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Using Tampons: Advice for the Teenage Girl


If you have young female teenager in the house who has questions about using tampons, let her read the following article, which originally appeared on Teengrowth.com

You've started your period and now you're thinking about using tampons. Anything to get away from bulky pads and annoying pantiliners, but you're a little unsure about inserting a tampon. Is it safe, how do you do it and what happens if you can't get it out? These are all normal questions that pretty much every teen has when she decides to start using tampons. If after reading this article, you still have questions, ask your mother, a school nurse or your doctor.

How old should you be before using a tampon?

If you've started having periods, you can use tampons. Tampons are inserted inside the vagina to absorb the menstrual blood before it leaves the body. What many girls are worried about is whether they'll still be considered a virgin if they use tampons. The very slender tampons especially designed for young teens, if used according to directions, will usually not damage the hymen (the thin bit of tissue that partly covers the opening of the vagina.) Only having sexual intercourse truly makes you lose your virginity. On the other hand, since it is a little scary to use a tampon for the first time, many young teens prefer to use pads or pantiliners until they are older and more comfortable with their rapidly changing bodies.

How do you choose a tampon?

Tampons come in different sizes (slender, regular, super, etc.) and use different types of applicators (card board, plastic, no applicator). At first, you'll have to go through a "trial and error" process to see which one works best for you. The first one you might want to try is a slender form or one that says it's specifically designed for teens. As for the applicator, a plastic one with a rounded tip may be the most comfortable. You can also check with your mother or your friends to see what kind they use.

How do you insert a tampon?

When you purchase your first box of tampons, it'll have an "instruction booklet" with diagrams. Read the instructions carefully and review the diagrams.

Once you're ready to insert the tampon the most important key to remember is to relax. It's not painful to insert a tampon, but if you're tense it could make the process a little uncomfortable. Before inserting the tampon, wash your hands with soap and water. There are a few different positions you can use to insert the tampon. Two such positions are either placing one foot on top of the toilet or squatting over the toilet; again you'll have to figure out which technique is best for you. Holding the center of the tampon between your thumb and ring finger and using your index and middle finger to hold the string in place, gently insert the tampon into your vagina. If you feel pain or discomfort, slow down and relax. It may take a while your first time. Once you've inserted the tampon and the center (the part you're holding on to) is at the entrance of your vagina, using your other hand, gently start pushing the exposed end of the tampon. This releases the actual tampon into your body. You know it's fully inserted when the end of the part you're pushing meets the center part you were originally holding.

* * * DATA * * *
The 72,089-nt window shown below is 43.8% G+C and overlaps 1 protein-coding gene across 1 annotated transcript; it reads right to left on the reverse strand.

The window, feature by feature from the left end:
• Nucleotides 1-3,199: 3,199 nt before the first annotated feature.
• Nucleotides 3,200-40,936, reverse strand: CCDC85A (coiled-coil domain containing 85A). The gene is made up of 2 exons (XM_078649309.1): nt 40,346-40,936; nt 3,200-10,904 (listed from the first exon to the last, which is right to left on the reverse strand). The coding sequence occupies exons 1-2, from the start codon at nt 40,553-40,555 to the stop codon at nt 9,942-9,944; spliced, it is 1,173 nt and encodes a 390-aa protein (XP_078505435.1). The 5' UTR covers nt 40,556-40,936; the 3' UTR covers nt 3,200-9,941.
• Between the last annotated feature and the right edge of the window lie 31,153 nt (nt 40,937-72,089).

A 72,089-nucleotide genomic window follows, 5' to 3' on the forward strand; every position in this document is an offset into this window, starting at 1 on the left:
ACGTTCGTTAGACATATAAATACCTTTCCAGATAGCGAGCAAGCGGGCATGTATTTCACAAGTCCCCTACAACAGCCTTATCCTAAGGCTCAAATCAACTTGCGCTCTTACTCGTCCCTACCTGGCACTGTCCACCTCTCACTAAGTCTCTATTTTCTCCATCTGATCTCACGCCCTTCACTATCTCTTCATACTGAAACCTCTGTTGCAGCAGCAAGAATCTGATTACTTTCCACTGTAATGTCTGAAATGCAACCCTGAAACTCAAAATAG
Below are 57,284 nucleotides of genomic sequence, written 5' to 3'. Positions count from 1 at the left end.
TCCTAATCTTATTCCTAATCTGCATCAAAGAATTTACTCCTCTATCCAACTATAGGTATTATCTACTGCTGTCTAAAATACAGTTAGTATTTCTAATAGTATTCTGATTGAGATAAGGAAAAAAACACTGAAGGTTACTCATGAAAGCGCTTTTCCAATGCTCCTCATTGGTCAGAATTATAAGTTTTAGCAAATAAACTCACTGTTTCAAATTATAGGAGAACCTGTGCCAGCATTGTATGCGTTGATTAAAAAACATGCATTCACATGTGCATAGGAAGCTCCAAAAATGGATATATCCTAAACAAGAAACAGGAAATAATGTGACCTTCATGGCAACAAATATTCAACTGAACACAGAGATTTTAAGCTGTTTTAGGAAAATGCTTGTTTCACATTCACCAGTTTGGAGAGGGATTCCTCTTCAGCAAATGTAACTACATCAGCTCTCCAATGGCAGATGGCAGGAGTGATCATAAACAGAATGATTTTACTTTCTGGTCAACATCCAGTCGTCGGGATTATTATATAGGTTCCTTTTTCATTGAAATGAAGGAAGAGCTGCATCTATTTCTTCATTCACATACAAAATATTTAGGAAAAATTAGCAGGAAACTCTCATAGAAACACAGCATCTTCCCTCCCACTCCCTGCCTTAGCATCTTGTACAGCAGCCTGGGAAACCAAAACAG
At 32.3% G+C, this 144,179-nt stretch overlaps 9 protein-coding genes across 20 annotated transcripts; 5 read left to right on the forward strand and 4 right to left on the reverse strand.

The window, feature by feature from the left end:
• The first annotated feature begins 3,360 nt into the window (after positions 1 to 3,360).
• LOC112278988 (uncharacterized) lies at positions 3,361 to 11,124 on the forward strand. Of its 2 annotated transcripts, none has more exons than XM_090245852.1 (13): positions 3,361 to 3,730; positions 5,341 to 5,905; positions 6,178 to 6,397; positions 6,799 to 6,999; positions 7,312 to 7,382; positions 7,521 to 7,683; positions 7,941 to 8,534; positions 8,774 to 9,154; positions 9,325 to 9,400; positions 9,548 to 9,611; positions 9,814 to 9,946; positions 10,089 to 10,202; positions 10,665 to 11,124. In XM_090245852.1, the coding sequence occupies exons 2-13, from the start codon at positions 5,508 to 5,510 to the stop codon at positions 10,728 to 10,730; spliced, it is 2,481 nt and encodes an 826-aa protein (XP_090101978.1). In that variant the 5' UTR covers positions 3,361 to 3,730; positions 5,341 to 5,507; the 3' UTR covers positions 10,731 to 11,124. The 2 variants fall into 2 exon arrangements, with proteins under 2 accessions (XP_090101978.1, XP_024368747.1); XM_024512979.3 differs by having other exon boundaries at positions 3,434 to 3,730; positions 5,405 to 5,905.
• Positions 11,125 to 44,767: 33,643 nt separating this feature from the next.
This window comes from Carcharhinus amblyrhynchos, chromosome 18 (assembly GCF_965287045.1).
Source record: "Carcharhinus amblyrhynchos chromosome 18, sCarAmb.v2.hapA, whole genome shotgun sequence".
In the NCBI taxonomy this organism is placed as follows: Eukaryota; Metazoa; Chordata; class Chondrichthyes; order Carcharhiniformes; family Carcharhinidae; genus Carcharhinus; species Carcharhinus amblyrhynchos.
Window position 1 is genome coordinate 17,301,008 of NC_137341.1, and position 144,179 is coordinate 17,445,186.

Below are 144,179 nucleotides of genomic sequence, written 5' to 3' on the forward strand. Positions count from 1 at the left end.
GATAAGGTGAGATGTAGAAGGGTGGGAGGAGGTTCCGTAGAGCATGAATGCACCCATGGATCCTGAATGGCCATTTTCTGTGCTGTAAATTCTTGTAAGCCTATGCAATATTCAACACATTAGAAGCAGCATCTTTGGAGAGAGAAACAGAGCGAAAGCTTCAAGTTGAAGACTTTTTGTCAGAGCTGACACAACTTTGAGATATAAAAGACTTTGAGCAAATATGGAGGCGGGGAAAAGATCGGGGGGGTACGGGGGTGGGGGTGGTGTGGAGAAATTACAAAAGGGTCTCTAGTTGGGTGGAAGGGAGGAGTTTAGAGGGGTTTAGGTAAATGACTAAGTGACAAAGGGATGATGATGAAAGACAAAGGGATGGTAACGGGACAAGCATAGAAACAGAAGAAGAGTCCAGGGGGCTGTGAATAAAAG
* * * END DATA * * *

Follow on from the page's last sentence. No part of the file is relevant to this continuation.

Should you be able to feel the tampon once it is inserted?

Normally, women who wear tampons do not feel the tampon inside of them. If you can feel the object, it may mean it's not inserted properly. You'll need to remove it and try it again.

Don't worry; your first few attempts with a tampon may seem awkward. The more you practice, the more natural it becomes.

What about Toxic Shock Syndrome?

There is also a very slight risk of an infection called Toxic Shock Syndrome from tampon use. This could happen if you don't use the tampons as instructed on the box. This bacterial infection can occur when women use highly absorbent tampons and leave them in too long, allowing bacteria to grow and invade the vaginal walls. You don't want to use a more absorbent tampon than what you actually need. In other words, don't use the super absorbent because you think it means you can leave it in longer. Tampons should be changed every four to six hours. Also, look on the box to see how often the manufacturer recommends the tampon be changed. Toxic Shock Syndrome will usually occur within five days of the start of your period, and the symptoms include a high fever, rash, vomiting and diarrhea.

If you can't find the string on a tampon, what do you do?

A "lost" tampon can become infected if left in the vagina, producing a very bad smell and even fever and "toxic shock syndrome." So it is very important to remove tampons within 6 to 8 hours. Sometimes the string on the tampon does not hang down toward the vaginal opening the way it should. Excuse us for being very explicit, but this is what to do. You might be able to pull it out: wash your hands thoroughly, squat over the toilet, and try to locate it with your index finger. If you are able to feel it, or the string, "bear down" as if you were having a bowel movement while trying to remove the tampon. This may be painful or difficult, especially if you are a virgin. If you don't succeed, your doctor will be able to remove it.


Reprinted with permission from TeenGrowth.com.

 

As a reminder, this information should not be relied on as medical advice and is not intended to replace the advice of your child’s pediatrician. Please read our full disclaimer.

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